Jenna Gigliotti currently works as a physician assistant in a family medicine office where she addresses the root cause of illness and incorporates lifestyle management for both acute and chronic conditions. She has completed a Board Certification in Lifestyle Medicine through the American College of Lifestyle Medicine and a Certificate in Plant-Based Nutrition. She continues to increase her knowledge and expertise in mindfulness, sleep hygiene, and physical activity.
Most people associate dehydration with hot weather but it is just as easy to become dehydrated when it is cold out. There are several unique factors of frigid temperatures that make dehydration a very real concern during cold weather exercise.
First, the body’s thirst response is diminished up to 40% in the cold, so it can be harder to remember to drink enough without the body’s full thirst drive (1). Second, sweat evaporates more quickly in drier air (colder temps usually mean drier air too), so it may feel like you are sweating less and make you think you do not need to drink as much. But you are still sweating and using water for metabolic processes in the body while you exert yourself- and you are likely sweating and exerting yourself much more than you think.
According to one study, your body may be working up 10-40% harder in cold weather, in part due to wearing extra (heavier) layers of clothing and running in a headwind or snow with poor traction (2). Fluid loss via sweat in cold weather can equal or surpass losses in other temperatures, even if it doesn’t feel like you get as sweaty in the cold. Third, sweat is not the only way the body loses water- respiration also accounts for a significant amount of water loss. Cold and dry air increases the amount of water lost during respiration. This water loss is visible in the cold- when you can “see your breath”, you are seeing the water vapor that your body is losing. Higher intensity of exercise increases the rate and depth of breathing which further increases this respiratory water loss. Thus, the colder the temperature, the drier the air (an added issue at high altitude), and the more intense the exercise, the more water you lose when breathing (3). Due to all these factors, it is important to focus on adequate hydration in cold weather to optimize performance and recovery.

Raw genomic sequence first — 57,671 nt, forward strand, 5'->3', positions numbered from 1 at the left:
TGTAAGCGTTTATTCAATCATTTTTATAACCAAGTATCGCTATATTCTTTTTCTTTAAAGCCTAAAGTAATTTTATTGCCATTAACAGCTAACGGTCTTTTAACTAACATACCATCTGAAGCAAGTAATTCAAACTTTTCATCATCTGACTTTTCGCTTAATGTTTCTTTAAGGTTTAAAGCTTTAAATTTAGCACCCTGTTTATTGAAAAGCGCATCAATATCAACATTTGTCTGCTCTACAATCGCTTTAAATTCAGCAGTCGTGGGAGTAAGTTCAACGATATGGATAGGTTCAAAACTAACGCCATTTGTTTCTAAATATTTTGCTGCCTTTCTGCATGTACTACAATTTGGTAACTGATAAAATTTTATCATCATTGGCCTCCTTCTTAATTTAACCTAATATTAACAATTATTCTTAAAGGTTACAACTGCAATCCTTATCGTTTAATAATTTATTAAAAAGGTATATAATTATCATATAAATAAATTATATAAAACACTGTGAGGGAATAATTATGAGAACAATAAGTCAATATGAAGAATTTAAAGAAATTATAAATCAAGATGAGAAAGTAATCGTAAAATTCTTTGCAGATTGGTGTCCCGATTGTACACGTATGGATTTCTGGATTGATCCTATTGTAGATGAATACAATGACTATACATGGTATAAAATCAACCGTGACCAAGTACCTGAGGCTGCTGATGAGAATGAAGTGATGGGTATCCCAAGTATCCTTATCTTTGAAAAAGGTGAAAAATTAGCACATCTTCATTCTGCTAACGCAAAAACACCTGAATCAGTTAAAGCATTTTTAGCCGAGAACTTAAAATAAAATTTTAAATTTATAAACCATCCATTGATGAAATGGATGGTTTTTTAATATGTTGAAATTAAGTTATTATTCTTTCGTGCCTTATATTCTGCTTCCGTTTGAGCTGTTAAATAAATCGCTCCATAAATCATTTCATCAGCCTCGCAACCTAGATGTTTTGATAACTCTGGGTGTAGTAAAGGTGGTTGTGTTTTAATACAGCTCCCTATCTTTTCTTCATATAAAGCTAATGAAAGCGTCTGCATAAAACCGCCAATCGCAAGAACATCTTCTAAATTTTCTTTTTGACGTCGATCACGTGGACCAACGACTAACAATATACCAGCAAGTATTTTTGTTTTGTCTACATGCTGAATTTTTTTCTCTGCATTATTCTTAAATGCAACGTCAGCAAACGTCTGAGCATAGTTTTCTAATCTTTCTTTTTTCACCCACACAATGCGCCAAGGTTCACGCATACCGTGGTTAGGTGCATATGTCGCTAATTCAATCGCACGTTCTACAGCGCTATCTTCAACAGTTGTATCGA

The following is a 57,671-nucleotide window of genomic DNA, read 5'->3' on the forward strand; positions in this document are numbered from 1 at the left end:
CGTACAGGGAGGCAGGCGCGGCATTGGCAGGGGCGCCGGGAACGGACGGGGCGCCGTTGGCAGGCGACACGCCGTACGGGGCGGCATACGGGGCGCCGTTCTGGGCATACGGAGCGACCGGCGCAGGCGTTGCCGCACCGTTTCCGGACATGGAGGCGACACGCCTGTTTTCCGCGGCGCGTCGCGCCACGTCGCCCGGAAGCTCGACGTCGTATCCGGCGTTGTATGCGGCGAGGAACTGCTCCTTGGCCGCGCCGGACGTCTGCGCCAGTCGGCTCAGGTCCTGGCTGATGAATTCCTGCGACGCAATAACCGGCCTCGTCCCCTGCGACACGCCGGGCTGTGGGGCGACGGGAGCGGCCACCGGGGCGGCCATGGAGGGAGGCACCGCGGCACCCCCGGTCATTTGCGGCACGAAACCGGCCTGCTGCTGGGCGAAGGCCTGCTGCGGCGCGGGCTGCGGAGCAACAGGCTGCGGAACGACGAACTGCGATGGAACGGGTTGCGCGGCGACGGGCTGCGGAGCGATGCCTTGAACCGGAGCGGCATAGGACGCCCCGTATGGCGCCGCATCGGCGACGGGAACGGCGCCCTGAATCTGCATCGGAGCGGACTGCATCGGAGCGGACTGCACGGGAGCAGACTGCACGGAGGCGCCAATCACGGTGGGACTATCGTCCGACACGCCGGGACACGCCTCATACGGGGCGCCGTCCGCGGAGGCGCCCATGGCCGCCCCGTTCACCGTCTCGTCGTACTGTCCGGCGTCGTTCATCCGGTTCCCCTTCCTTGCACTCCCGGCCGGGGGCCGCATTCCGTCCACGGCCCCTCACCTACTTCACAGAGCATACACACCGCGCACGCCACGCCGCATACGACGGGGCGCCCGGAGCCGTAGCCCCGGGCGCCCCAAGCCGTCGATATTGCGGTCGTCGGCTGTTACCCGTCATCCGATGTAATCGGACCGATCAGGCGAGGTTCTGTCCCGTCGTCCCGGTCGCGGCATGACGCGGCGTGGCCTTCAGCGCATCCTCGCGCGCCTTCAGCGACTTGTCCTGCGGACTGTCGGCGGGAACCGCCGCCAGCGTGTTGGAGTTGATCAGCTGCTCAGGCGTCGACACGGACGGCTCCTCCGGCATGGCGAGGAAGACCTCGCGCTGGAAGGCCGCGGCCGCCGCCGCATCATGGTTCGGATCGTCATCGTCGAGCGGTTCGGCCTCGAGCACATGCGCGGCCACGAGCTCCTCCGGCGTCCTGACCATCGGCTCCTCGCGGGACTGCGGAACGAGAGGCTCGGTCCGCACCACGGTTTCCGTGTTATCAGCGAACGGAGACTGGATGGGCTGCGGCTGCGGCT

Cold Weather Hydration Tips
A general rule of thumb is to drink at least half of your body weight in ounces of water each day at baseline, plus more water for exercise, effort, temperature, humidity, altitude, etc.
Don’t rely on thirst to tell you when to drink water - monitoring urine color and frequency are much more reliable markers of hydration status.
Drink room temperature or warm water instead of cold water to hydrate and stay warm pre-and post-run. If warmer temperature water is still unappealing, try some herbal tea, hot apple cider, or broth to hydrate with both warmth and flavor. If you are going to be out exercising for much more than an hour, you could even try carrying some of these warm beverages in your bottles! And still remember those electrolytes too if you are doing an extended effort in the cold. To help warm you up after a cold weather workout, try hot chocolate instead of chocolate milk to speed up the rewarming and recovery process.
If you still struggle drinking enough fluids in cold weather, try eating more fresh fruits and vegetables which have high water content and can also help hydrate you. Adding broth-rich soups to the menu more frequently in cold weather can also help add to your fluid consumption.
Kenefick RW, Hazzard MP, Mahood NV, Castellani JW. Thirst sensations and AVP responses at rest and during exercise-cold exposure. Med Sci Sports Exerc. 2004;36(9):1528-1534. doi:10.1249/01.mss.0000139901.63911.75
Castellani JW, Young AJ, Ducharme MB, et al. American College of Sports Medicine position stand: prevention of cold injuries during exercise. Med Sci Sports Exerc. 2006;38(11):2012-2029. doi:10.1249/01.mss.0000241641.75101.64
Freund BJ, Young AJ. Environmental influences body fluid balance during exercise:cold exposure. In: Buskirk ER, Puhl SM, editors. Body fluid balance: exercise and sport. New York: CRC Press; 1996. pp. 159–181.